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Registering in Gent as an American

The following information describes the registering process to live in Ghent if you’re from the US. The requirements can vary from person to person depending on what type of visa you have, what your job is, how long you are staying, etc. I will give you a little preview of the experience and the requirements that we had to fulfill but just be aware that yours could be a little different.

Within eight days of arriving, you need to visit the commune (aka gemeentehuis, aka town hall/aka municipal administration office) to register. Now if you are here in the first place, you must have gone through the process of obtaining your Belgian Visa. This is a joy in and of itself, requiring many documents and visits to random government offices. You got the medical certificate, the birth and marriage certificates and apostilles (a certificate attached to your document that verifies its authenticity), the FBI background check. Great, keep all of that on hand for your visit to the commune because you never know exactly what they might ask you for. 

We arrived here with D visas. That meant my husband had proof of employment from the company that hired him, in our case a Belgian employer. My son and I are considered his dependents and temporary residents under the family reunification path. It was important to me to get the registration process going right away because I wanted to make sure we had health insurance (which if you are getting Belgian insurance is not possible without registering and having a Belgian id number.) So, we went to the commune the day after arriving, jet lag and all.

What will you need to register?

I suggest you bring anything you could think they might possibly want, in other words any official type documents you have. You should have many after applying for the visa. Some of these will be required at the first visit, some for later visits, but best to have it all with you at each visit to avoid having to return 15 times. I would also recommend you ask as many specific questions as you can because the commune is not particularly forthcoming about details – for example, I needed different documents than my husband but was not told that until the second time I returned to the office, thinking I was all set.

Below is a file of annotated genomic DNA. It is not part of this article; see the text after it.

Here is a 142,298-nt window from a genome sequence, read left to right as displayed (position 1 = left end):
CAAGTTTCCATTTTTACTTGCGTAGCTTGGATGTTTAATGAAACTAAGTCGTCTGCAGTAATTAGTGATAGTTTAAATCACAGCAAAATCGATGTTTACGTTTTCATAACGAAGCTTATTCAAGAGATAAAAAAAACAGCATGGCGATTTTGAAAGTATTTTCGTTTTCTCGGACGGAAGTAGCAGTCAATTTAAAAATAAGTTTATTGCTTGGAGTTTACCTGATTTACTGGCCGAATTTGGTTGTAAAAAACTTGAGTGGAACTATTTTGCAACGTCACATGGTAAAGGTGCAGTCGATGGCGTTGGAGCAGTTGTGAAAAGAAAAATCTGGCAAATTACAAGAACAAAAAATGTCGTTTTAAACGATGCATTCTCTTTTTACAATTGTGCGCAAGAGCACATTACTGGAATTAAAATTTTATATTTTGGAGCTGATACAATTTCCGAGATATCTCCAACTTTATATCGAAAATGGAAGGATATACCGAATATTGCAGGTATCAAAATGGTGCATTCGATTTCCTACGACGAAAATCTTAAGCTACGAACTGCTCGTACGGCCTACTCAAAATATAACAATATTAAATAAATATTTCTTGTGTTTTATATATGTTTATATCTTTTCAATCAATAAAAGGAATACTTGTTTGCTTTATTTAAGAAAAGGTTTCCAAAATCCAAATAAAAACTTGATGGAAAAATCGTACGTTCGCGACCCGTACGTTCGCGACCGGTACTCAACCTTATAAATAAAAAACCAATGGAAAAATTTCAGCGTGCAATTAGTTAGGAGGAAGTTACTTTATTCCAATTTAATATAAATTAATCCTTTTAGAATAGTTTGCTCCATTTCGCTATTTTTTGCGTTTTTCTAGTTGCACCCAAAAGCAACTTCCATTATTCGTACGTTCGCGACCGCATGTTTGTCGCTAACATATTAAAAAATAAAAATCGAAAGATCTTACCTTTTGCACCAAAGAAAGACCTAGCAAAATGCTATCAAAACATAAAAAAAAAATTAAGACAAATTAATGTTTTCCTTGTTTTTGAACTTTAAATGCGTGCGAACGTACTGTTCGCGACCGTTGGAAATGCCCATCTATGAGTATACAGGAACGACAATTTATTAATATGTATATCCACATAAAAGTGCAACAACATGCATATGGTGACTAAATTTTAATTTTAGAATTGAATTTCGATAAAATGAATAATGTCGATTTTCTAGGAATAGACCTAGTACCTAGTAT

You will need:

  • Your passport with the Belgian Visa
  • Proof of employment – your contract or an official letter from your employer
  • Proof of health insurance or a letter from your employer stating you (and your family) will be covered by a mutuality upon the start of employment.
  • 3 passport photos in which you are not smiling (yes seriously, mine were rejected because I showed a little tooth). You can get these taken at a booth at the Administrative Center Zuid for 5 euros. You can also get them at a photographer for about 10 euros. We thought we were being proactive by getting them in the US, but it was not worth it as the requirements for the U.S. Passport photos and the Belgian ID photos are different.
  • Your rental contract or something that shows where you are living. In our case, we were in temporary housing so had a “contract” from the B&B owner. This is the address that the police will come to so make sure it is one you will be living at.
  • Marriage certificate with an apostille (if applicable), translated into Dutch or French
  • Birth certificates with apostille (if applicable)
  • 25 euros per person (cash or Bancontact)

What is the process like?

All family members must be present at the town hall (including children) when you are applying and when you pick up the id cards so they can check the photos with the real person.

After your first application, if you have all the necessary components, you will receive a Bijlage 3 (Annex 3) which is valid for 90 days. In order for the process to continue, a police officer must come to your residence and confirm that you live there and that you have space to sleep, eat, etc. This may happen in a week but can take much longer. When we arrived, after a few weeks the police did not come and when we contacted them we found out that the officer who does the checks was on vacation for a month. Nobody else was taking care of this particular duty in his absence. On their website, they say within 5 weeks someone will come. Be prepared to show the officer your documents when he/she arrives.

If approved by the officer, you will get a call or letter telling you to return to the commune. Make sure you bring all your documents again, including the Annex 3 which they will keep. You will then receive a Bijlage 15 (annex 15) which is valid for another 45 days. They will send your application to the Office of Foreign Affairs in Brussels to approve your request. Hopefully, within a few weeks you will get a letter or call from the commune inviting you to return with your photos and money to have your identity cards made. They will also take your fingerprints at this time. Then within another two weeks, you will receive a letter with your PIN/PUC codes, stating you can pick up your card. Make sure you bring the codes with you because you can’t get your id without them!